Jesus said, “You are the light of the world. A city built on a hill cannot be hid. No one after lighting a lamp puts it under the bushel basket, but on the lampstand, and it gives light to all in the house. In the same way, let your light shine before others, so that they may see your good works and give glory to your Father in heaven.” 

Matthew 5:14-16

Where do migrants find light? 

Through you and me. Through our donations of time and money. Through our words proclaiming that all people are valuable and deserve basic human rights, such as safety, shelter, nourishment, education, meaning and purpose. 

In this season of darkness, shine a light on Love by donating to one of the many organizations working to better the lives of migrants everywhere. A list of religious and other organizations is posted in our Resources section. 

Reasons for Joy

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Yes, even in a pandemic, one of the craziest years in the past century, we at West Virginia Interfaith Refugee Ministry have reasons for joy.

The two families we serve are thriving. All four adults are employed full time. The six children are involved in school and church activities.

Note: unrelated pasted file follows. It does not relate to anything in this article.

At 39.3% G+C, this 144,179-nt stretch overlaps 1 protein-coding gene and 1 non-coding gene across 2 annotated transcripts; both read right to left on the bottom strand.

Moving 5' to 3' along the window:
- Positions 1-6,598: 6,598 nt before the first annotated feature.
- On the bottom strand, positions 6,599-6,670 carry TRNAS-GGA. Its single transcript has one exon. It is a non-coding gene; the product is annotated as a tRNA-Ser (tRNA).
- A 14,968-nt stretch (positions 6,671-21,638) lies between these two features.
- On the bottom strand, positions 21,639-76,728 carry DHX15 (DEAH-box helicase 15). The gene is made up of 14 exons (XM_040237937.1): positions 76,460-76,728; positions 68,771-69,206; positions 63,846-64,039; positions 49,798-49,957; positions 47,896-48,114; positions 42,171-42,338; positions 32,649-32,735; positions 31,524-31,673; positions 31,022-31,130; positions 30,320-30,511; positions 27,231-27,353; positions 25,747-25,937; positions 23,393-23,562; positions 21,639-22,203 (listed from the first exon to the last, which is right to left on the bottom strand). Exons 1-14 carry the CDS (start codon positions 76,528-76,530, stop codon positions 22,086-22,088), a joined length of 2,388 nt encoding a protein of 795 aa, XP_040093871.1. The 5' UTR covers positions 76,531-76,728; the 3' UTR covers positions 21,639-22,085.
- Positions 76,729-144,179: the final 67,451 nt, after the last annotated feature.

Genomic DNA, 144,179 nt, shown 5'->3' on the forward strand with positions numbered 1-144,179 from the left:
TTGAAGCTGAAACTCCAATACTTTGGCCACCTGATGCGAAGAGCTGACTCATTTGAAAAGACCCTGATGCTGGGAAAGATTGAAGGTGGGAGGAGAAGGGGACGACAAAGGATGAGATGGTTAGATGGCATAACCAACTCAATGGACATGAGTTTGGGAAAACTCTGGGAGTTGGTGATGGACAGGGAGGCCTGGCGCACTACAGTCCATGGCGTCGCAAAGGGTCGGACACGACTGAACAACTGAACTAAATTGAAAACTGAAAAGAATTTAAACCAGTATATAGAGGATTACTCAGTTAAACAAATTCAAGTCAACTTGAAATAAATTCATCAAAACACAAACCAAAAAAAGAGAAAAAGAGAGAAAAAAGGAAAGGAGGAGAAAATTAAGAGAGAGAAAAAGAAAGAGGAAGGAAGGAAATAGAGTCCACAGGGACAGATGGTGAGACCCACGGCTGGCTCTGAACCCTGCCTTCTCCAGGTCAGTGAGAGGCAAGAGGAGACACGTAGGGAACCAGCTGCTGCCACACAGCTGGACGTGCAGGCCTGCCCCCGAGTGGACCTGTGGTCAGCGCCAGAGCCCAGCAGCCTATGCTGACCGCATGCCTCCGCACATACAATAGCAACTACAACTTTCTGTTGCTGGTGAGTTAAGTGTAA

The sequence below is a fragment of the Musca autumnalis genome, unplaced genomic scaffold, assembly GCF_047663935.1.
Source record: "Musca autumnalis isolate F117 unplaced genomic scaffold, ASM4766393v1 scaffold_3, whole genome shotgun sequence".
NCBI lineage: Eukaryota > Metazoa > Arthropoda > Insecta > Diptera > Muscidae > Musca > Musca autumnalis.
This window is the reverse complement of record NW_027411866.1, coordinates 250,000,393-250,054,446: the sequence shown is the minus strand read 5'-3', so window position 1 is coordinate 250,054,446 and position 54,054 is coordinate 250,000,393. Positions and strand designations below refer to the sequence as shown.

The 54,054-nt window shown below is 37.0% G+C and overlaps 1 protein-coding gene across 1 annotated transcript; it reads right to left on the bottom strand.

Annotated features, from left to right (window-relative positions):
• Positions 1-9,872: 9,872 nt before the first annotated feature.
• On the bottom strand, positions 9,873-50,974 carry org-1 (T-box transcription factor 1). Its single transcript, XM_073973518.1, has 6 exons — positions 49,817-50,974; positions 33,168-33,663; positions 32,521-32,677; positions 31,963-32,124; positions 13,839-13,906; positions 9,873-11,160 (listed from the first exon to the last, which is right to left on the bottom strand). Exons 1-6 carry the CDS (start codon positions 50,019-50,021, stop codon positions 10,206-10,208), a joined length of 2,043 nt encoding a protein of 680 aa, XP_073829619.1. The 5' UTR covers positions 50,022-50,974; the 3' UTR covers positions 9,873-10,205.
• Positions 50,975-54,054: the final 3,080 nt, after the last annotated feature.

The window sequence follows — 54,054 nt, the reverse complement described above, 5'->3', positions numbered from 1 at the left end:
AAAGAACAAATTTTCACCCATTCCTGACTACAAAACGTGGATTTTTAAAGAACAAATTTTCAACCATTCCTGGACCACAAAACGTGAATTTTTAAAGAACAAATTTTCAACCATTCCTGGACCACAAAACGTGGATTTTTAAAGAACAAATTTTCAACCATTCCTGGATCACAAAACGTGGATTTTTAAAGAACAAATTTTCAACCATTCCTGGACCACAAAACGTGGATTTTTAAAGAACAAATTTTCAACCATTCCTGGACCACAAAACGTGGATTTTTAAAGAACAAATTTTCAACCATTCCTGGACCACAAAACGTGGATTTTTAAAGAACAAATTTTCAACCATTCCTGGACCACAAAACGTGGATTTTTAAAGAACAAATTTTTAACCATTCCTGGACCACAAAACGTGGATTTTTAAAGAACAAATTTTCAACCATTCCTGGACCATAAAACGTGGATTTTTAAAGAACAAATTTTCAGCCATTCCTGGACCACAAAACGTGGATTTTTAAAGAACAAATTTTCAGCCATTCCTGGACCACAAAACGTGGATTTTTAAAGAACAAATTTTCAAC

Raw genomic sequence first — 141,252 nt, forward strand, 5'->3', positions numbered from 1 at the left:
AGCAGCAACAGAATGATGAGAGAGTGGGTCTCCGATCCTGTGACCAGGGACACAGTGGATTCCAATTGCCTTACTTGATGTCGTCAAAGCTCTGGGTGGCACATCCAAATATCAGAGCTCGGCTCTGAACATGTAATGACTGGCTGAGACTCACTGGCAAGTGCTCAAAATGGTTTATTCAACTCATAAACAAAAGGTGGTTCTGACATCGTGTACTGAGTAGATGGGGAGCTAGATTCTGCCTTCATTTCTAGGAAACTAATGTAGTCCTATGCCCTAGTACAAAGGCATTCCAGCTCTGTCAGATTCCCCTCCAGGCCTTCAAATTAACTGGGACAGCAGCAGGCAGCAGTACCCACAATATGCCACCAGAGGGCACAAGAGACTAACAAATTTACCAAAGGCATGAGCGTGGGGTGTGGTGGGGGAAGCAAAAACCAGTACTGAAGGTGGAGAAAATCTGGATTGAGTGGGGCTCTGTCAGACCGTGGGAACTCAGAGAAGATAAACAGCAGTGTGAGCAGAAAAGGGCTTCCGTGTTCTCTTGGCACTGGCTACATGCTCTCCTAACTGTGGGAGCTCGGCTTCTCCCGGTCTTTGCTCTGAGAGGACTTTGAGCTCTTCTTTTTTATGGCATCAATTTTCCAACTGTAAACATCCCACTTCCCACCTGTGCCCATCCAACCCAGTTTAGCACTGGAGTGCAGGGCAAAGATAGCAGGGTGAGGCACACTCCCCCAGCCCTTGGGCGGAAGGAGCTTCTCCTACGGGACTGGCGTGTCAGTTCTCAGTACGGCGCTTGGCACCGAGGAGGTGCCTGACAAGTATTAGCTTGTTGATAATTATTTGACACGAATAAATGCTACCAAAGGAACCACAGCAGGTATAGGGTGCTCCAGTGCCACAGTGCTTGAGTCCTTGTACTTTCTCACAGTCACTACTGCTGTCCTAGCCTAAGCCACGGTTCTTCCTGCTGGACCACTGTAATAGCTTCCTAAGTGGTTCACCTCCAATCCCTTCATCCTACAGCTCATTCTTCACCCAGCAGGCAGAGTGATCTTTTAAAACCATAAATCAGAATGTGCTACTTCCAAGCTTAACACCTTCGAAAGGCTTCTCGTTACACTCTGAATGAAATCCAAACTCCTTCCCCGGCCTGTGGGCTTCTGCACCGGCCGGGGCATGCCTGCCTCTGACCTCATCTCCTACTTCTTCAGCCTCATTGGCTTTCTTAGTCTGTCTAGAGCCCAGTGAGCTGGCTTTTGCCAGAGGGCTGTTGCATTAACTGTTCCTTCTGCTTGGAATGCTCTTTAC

We received a COVID 19 grant from The Greater Kanawha Valley Foundation, which was greatly needed when family members were laid off due to the pandemic.

WVIRM celebrated its first Welcoming Week in which we highlighted immigrant-owned businesses. An ecumenical panel discussion featuring both clergy and lay persons exposed the harms done by racist and xenophobic actions and rhetoric.

Anticipated changes in federal immigration policies should enable WVIRM to do the most we can for those who have the least.

And we are joyful at the continued offerings of time and money from our many supporters. Thank you, and may you be blessed during this holy season.

To read a copy of our annual appeal and report, click the Download button below.